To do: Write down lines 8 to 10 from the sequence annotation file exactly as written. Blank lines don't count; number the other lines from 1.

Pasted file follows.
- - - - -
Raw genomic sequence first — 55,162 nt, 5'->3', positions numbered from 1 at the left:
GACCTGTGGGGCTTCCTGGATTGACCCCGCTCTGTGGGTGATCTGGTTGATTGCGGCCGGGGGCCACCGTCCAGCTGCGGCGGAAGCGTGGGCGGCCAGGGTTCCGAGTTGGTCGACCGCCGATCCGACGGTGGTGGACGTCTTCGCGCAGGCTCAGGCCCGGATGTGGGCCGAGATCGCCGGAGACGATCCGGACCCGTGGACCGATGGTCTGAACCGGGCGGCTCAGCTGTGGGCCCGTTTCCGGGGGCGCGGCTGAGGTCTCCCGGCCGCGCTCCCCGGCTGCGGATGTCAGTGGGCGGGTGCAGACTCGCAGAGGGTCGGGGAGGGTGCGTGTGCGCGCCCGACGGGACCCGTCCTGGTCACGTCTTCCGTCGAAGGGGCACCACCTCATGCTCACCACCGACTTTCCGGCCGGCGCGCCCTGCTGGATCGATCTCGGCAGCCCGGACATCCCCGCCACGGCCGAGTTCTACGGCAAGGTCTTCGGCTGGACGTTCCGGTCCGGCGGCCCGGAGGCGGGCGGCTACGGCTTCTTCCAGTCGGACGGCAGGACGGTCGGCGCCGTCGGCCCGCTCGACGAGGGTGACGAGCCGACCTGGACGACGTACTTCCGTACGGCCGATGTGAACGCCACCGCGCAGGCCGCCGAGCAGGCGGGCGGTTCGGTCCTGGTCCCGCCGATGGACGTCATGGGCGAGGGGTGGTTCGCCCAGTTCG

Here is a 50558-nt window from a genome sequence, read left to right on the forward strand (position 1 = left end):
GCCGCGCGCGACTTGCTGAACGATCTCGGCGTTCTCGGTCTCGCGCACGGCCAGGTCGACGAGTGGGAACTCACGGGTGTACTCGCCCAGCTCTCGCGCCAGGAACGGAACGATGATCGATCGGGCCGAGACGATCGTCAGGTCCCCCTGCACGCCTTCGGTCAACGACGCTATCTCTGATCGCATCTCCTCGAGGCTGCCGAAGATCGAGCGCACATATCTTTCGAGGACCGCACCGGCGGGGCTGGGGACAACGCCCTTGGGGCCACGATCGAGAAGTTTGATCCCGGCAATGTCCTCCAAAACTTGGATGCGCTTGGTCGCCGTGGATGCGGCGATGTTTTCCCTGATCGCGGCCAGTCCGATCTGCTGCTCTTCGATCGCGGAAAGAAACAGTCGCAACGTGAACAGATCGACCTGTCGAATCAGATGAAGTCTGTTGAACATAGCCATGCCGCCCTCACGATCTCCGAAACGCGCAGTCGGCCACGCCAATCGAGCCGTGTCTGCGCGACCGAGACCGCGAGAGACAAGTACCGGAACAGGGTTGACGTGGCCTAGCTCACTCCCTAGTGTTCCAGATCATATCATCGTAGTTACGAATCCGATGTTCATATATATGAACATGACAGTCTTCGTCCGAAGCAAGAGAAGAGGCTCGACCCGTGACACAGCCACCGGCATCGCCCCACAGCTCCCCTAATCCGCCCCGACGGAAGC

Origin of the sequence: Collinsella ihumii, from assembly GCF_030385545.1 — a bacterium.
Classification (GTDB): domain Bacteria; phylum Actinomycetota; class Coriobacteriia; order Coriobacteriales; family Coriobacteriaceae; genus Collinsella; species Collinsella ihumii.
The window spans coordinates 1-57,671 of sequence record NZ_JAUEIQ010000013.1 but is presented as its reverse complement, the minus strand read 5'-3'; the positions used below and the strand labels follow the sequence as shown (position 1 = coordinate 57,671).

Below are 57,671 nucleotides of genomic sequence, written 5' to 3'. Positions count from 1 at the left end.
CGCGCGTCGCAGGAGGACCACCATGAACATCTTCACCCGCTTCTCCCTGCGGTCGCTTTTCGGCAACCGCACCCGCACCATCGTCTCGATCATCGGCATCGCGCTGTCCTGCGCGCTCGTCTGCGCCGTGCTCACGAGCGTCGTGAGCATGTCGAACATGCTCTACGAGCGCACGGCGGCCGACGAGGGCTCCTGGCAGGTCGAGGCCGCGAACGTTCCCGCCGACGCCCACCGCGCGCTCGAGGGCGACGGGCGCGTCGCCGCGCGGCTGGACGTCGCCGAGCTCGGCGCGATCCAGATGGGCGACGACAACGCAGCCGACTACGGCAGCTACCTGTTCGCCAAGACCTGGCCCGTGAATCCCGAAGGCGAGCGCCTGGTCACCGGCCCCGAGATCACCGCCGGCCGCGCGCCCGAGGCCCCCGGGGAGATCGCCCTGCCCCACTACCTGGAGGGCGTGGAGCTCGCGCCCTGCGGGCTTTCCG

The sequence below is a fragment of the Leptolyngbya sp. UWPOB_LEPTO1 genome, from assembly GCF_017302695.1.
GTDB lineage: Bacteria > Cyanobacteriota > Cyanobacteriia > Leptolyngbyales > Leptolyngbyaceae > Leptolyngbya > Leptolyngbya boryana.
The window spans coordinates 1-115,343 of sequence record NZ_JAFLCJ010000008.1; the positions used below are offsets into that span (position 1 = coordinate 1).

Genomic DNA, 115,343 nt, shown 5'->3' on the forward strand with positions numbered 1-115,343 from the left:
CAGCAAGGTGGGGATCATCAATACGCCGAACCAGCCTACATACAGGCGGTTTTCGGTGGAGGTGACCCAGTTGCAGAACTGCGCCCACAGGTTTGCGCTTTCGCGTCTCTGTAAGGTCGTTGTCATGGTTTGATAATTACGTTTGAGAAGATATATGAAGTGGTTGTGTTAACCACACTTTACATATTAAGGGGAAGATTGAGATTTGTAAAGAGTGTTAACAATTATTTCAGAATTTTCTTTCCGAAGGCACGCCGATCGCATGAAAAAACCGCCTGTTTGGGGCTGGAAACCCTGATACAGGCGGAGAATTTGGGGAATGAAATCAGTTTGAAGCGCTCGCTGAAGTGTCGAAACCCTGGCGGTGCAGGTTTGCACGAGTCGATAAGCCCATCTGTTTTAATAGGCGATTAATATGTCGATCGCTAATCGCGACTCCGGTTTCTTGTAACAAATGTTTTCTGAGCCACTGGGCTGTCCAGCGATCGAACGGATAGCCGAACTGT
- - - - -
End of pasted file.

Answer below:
Below are 57,671 nucleotides of genomic sequence, written 5' to 3'. Positions count from 1 at the left end.
CGCGCGTCGCAGGAGGACCACCATGAACATCTTCACCCGCTTCTCCCTGCGGTCGCTTTTCGGCAACCGCACCCGCACCATCGTCTCGATCATCGGCATCGCGCTGTCCTGCGCGCTCGTCTGCGCCGTGCTCACGAGCGTCGTGAGCATGTCGAACATGCTCTACGAGCGCACGGCGGCCGACGAGGGCTCCTGGCAGGTCGAGGCCGCGAACGTTCCCGCCGACGCCCACCGCGCGCTCGAGGGCGACGGGCGCGTCGCCGCGCGGCTGGACGTCGCCGAGCTCGGCGCGATCCAGATGGGCGACGACAACGCAGCCGACTACGGCAGCTACCTGTTCGCCAAGACCTGGCCCGTGAATCCCGAAGGCGAGCGCCTGGTCACCGGCCCCGAGATCACCGCCGGCCGCGCGCCCGAGGCCCCCGGGGAGATCGCCCTGCCCCACTACCTGGAGGGCGTGGAGCTCGCGCCCTGCGGGCTTTCCG

The sequence below is a fragment of the Leptolyngbya sp. UWPOB_LEPTO1 genome, from assembly GCF_017302695.1.